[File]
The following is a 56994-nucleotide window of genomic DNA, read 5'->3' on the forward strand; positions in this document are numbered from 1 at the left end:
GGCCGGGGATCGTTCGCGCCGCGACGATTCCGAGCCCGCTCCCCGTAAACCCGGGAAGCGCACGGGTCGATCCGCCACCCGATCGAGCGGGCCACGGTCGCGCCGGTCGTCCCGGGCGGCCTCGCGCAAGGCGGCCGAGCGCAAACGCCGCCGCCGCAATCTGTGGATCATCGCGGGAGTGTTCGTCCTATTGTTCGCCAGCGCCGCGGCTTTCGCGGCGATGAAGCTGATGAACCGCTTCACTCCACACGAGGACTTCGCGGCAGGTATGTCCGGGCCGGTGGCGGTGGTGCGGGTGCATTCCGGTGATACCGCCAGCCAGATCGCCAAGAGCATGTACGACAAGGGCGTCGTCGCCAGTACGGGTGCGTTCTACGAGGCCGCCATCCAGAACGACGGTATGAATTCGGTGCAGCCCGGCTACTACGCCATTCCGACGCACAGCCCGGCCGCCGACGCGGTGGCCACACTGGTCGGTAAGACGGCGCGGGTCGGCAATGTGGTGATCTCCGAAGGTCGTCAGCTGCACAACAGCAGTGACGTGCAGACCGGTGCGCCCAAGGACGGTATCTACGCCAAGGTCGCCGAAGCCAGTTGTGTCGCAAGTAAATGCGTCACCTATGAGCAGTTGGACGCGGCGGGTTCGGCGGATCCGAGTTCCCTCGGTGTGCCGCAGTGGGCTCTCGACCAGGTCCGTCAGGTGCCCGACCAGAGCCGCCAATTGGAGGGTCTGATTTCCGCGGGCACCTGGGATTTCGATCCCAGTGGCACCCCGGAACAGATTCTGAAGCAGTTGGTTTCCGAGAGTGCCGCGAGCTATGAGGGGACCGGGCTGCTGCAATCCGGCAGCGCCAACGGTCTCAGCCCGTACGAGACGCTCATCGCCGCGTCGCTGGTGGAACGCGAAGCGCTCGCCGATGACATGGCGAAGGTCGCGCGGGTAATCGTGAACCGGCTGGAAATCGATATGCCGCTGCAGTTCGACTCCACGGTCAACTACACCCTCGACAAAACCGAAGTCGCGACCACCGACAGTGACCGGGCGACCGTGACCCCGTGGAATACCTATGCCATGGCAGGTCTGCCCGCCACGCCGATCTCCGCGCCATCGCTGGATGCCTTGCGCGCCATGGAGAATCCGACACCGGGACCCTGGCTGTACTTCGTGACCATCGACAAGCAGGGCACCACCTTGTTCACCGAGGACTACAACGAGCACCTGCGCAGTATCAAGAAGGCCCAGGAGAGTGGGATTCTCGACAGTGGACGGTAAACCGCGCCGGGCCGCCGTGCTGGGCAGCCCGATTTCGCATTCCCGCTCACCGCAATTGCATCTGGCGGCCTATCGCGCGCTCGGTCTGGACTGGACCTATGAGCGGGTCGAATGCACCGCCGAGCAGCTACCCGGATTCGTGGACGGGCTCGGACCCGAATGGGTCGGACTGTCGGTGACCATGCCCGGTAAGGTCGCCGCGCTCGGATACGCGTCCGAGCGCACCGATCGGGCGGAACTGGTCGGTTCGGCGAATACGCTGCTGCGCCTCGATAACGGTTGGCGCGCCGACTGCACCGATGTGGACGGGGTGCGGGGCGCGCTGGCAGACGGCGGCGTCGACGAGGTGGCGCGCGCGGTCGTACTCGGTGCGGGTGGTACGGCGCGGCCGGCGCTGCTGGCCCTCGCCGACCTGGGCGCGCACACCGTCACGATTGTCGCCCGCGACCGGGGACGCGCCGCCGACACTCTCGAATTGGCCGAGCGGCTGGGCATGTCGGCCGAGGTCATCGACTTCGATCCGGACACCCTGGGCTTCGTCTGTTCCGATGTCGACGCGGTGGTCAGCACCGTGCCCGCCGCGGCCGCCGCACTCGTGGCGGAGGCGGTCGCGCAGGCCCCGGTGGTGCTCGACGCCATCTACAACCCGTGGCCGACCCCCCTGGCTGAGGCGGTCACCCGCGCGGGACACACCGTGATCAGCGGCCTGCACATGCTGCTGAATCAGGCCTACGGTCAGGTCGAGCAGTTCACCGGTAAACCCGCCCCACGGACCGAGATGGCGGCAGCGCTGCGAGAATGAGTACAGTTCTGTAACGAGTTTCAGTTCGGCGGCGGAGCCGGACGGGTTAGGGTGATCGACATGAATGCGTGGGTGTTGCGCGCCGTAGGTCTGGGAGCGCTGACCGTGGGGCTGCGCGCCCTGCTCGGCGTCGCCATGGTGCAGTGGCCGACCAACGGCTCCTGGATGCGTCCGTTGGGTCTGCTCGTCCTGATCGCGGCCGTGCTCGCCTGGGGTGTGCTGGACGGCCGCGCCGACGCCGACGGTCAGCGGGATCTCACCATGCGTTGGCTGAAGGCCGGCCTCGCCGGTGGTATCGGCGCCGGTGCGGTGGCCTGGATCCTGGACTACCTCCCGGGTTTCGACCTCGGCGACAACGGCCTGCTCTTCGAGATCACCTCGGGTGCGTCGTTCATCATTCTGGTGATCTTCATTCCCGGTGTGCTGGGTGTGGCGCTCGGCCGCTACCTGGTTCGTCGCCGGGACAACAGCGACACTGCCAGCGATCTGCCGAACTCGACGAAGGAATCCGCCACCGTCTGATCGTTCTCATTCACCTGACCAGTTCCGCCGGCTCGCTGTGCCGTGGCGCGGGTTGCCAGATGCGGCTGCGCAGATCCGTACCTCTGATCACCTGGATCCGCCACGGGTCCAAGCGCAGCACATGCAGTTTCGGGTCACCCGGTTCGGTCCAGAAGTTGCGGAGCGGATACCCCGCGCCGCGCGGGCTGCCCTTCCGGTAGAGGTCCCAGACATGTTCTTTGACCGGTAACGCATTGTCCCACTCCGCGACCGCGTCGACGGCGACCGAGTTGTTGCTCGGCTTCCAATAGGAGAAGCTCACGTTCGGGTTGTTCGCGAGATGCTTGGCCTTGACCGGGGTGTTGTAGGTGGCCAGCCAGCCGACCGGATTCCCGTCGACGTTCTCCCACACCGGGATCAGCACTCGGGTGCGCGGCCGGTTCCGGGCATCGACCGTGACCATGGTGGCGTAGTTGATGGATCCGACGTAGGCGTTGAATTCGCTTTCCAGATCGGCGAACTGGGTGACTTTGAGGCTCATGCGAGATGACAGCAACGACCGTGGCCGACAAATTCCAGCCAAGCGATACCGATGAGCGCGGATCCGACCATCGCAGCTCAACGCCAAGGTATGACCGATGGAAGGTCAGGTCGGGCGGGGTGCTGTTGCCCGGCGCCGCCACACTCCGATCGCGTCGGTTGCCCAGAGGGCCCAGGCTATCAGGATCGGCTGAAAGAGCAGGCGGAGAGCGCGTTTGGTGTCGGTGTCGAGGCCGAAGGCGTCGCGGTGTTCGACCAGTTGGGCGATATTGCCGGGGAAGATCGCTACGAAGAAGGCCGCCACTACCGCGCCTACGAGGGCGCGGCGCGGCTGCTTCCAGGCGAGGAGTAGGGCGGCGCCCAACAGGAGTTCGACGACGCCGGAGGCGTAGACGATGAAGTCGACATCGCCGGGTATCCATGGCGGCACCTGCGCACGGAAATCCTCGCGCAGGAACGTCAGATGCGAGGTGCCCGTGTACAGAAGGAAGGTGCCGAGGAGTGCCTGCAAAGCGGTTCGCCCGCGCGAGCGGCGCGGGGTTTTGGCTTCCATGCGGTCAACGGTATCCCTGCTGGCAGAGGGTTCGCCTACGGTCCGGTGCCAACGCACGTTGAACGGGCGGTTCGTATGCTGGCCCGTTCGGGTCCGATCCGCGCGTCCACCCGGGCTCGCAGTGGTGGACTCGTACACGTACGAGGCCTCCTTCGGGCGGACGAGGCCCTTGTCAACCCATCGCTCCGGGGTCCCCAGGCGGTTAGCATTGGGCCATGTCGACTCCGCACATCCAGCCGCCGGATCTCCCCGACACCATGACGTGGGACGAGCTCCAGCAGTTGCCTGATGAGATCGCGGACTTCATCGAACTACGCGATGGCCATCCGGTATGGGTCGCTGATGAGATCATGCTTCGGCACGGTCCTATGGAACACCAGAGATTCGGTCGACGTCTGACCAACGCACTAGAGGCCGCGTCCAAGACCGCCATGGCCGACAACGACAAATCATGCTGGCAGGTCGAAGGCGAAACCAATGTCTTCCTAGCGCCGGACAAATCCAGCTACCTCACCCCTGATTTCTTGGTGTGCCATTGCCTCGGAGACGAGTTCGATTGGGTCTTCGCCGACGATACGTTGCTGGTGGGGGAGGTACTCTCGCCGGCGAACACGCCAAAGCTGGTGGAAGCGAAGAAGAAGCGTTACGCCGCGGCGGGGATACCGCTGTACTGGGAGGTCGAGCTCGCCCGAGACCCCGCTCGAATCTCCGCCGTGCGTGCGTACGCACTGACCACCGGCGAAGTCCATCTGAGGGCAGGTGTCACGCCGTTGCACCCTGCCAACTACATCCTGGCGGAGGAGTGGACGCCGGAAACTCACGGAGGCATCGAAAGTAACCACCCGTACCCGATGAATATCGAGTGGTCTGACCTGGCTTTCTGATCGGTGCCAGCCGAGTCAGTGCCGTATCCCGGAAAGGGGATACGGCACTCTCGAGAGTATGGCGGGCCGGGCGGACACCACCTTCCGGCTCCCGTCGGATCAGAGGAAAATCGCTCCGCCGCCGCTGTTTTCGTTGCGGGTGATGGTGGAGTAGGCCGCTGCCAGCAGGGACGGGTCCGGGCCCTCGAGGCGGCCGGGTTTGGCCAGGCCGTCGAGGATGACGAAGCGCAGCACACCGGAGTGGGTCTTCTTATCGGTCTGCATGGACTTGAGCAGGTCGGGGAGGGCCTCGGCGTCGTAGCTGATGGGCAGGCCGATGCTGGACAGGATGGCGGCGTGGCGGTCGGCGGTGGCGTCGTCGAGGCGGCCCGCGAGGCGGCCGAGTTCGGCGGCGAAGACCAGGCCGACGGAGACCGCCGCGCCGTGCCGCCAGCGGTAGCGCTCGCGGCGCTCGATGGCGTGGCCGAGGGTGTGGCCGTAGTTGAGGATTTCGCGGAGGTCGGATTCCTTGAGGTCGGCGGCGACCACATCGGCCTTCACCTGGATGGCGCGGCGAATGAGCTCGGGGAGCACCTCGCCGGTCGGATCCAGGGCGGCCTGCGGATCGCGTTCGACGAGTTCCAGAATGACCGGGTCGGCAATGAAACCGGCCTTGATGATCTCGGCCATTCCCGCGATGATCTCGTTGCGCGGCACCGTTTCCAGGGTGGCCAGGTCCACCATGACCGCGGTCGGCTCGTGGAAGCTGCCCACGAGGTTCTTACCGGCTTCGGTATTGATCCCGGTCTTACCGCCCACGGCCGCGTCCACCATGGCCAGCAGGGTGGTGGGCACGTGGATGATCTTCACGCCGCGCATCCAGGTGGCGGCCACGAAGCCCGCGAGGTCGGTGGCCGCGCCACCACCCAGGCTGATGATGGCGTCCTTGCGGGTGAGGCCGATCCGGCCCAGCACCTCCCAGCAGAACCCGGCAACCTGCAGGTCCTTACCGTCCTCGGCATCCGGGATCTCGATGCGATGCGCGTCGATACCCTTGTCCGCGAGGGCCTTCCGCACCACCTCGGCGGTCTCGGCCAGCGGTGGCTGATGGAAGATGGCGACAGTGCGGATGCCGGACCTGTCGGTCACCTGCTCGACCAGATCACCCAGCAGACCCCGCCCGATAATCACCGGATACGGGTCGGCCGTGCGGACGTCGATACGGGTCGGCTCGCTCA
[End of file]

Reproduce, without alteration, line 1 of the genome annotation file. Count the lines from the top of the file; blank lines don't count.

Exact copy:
The following is a 56994-nucleotide window of genomic DNA, read 5'->3' on the forward strand; positions in this document are numbered from 1 at the left end: